Monopiles – Riffgat Offshore Wind Park, Germany (2012)


In the summer of 2012, CAPE Holland used their in house developed Super Quad Kong to install 30 monopiles for the Riffgat Offshore Wind Farm in the Northe Sea. The piles weighed between 500 and 750 tons, with a diameter a the pile top of 4.7m and at the bottom up to to 6.2m and a length between 51 and 72 meters. The piles were driven to target penetration (last8 to 10 m) by impact Hammer according to project specifications. During the project CAPE developed its Inclino System to be able to measure verticality during driving, saving valuable installation time by not having to stop working for manual verticality checks every few meters. It also makes adjusting verticality during driving much easier. For the vibro driving , no Noise Mitigation System was required to stay below the German Regulations stipulated levels of 160dB at 750m. For the impact hammer installation , a Noise Mitigation System was used. 

Reason for equipment choice 

  • Fast installation
  • No noise mitigation required
  • Stable pile before Impact Hammer was placed
  • Option to extract if out of tolerance


Strict environmental regulations

APE Holland is pleased that the contractor Seaway Heavy Lifting choose the option of using a vibratory hammer.
“By choosing this innovative way of vibrating, CAPE Holland can comply to the strict environmental rules which apply in Germany,” explains a spokesman CAPE Holland. “The damage to the environment by noise and vibrations remains within acceptable limits.” 
By using the traditional piling techniques with the conventional hydraulic hammers the noise is at a level that it causes major damage to marine life. “There are various solutions to reduce the noise, but it does imply that the piles have to be vibrated first.” 
From the wish to have such piles driven without the use of impact hammers, CAPE Holland developed modular vibration techniques. “The noise of our hammer is much lower than a traditional hammer and the vibration process is faster than piling”.


The Super Quad Kong is specially developed for this offshore wind farm Riffgat in the North Sea, where Seaway Heavy Lifting is using their newest state of the art crane vessel “Oleg Strashnov”.
“After driving the first monopiles it was clear that our modular built vibratory hammer supplies sufficient power to show impressive results. For the first piles, we only used 50% of the total power of these hammers. With our SQK vibro we are able to drive these monopoles to a penetration of 31 meters in one run. The reason that the last 10m of the piles on the Riffgat field still had to be driven with an impact hammer has a reason. The owner of the field required a so called “blowcount”, which indicates the bearing capacity of the pile. This can only be done with an impact hammer until now.”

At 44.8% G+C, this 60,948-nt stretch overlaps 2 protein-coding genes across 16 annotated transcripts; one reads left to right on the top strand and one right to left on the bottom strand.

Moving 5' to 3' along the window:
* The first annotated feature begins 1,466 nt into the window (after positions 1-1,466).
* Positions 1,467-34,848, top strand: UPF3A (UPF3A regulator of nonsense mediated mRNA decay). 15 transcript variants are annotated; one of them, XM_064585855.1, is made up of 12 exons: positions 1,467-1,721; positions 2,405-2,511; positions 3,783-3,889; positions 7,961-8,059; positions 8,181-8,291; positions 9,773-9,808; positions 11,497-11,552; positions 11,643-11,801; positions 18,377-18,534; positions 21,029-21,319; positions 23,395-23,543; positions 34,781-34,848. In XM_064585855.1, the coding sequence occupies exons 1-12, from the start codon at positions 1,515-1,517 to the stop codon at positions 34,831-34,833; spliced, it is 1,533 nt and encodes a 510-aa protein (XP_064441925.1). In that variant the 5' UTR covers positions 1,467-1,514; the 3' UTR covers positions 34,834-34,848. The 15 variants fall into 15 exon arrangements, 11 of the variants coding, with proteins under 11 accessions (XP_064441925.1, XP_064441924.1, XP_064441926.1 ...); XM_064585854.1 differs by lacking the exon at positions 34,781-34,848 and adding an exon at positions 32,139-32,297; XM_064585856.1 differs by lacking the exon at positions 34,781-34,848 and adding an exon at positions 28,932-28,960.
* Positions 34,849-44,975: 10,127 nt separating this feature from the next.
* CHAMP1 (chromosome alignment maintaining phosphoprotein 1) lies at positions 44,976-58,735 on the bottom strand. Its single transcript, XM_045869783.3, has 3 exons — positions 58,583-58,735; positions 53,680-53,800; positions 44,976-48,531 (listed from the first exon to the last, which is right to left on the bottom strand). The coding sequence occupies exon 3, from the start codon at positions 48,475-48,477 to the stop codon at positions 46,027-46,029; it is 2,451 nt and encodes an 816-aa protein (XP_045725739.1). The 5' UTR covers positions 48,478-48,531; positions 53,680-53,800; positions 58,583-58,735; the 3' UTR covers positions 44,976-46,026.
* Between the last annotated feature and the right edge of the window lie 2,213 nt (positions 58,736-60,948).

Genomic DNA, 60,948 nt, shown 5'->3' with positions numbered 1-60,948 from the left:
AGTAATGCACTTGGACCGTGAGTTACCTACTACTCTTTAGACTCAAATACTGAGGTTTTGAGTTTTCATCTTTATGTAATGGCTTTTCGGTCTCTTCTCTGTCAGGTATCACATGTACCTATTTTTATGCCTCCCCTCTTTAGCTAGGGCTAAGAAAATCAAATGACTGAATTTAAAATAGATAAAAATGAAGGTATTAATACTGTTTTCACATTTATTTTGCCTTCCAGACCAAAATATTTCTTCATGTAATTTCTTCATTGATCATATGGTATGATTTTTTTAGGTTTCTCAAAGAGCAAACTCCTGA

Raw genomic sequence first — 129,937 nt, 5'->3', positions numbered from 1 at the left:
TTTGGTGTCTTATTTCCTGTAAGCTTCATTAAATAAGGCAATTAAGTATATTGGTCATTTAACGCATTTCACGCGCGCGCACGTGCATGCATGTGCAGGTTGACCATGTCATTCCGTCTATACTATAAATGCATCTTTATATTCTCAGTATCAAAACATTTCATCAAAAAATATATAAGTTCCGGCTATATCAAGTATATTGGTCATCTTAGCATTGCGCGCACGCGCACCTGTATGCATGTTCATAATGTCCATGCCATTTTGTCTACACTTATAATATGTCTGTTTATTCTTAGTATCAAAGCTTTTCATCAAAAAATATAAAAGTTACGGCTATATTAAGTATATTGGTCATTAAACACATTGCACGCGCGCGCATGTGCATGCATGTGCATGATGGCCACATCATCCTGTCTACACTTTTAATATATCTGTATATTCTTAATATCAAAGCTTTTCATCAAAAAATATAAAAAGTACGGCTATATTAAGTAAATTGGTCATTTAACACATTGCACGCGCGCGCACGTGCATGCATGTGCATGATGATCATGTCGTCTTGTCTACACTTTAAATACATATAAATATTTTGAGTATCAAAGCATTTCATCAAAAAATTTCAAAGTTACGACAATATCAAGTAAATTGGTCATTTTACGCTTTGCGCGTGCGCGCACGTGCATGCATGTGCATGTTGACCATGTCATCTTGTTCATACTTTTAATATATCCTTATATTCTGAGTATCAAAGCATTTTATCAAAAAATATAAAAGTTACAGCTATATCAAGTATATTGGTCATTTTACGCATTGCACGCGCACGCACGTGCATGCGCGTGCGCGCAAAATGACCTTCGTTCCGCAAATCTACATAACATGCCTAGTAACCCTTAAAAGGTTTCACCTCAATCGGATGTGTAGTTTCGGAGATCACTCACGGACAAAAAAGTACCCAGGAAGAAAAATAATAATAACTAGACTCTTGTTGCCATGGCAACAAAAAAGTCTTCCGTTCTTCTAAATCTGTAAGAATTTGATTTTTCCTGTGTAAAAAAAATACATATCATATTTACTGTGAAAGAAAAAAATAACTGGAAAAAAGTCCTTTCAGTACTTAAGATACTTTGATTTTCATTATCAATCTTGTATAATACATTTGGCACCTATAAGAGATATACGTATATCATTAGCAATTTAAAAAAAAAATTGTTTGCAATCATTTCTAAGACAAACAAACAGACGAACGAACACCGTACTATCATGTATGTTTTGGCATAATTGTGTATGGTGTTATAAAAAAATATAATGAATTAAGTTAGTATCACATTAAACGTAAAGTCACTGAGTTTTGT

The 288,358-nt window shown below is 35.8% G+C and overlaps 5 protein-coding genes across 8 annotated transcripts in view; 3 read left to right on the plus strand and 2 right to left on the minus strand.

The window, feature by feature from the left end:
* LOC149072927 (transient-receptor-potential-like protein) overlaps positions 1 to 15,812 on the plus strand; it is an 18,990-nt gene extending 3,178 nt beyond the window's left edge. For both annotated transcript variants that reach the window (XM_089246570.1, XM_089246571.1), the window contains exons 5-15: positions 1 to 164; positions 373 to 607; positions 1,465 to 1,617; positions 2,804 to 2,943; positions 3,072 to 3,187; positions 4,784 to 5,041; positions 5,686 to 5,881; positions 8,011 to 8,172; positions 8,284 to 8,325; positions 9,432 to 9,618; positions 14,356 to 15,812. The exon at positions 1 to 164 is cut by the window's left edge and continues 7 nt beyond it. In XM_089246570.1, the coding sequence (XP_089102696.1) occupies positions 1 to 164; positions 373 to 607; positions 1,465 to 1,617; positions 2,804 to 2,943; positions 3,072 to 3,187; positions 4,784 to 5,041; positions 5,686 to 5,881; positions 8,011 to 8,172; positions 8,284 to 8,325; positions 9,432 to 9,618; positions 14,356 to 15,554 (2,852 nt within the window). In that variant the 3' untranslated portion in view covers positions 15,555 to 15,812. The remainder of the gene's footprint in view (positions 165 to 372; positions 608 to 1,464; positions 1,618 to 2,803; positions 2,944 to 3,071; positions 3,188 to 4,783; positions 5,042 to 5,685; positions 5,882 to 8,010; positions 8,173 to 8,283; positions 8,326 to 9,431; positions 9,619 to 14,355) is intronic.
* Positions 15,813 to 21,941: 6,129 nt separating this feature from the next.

After the vibratory hammer was taken off the pile, a Noise Mitigation System (NMS) was put around the pile, after which the IHC S-1800 hydrohammer was put on the pile.
CAPE: “Where the pile was moving in only a few seconds after the SKQ was switched on, driving the first 10 meters with the hydrohammer started labored. For the first 25cm 100 blows of 1200 kJ were required to get the pile moving again. After that, the blowcount went back to 25 blows on the 25 cm.” 


The monopiles which are used for the Riffgat wind farm project weighing between the 480 en 720 ton each. The length of the piles are between 53 and 70 meters with a diameter of 4,7 m on the top of the pile and a diameter of 5,7 up to 6,5 m at the pile tip.
APE Holland got this contract awarded thanks to a nice reference project in China. For the construction of two artificial islands in the fixed link between Hong Kong and Macau, the APE OctaKong was used. This enormous vibrator was built up out of 8 linked vibrators which vibrated 130 steel monopiles with a length of 40 m. about 25m into the seabed. The piles with a diameter of 22 m had a weight between 500 and 650 tons each. The insertion of each pile take less than 10 minutes.

Drive-ability studies

CAPE Holland cooperated on this project with Allnamics (, who carried out the drive-ability studies for the monopiles. The long and extensive experience in Geotechnical Engineering of Allnamics was of great value for the Octakong project and showed the value on the Riffgat project again, for getting the convidence of the feasibility of the project.




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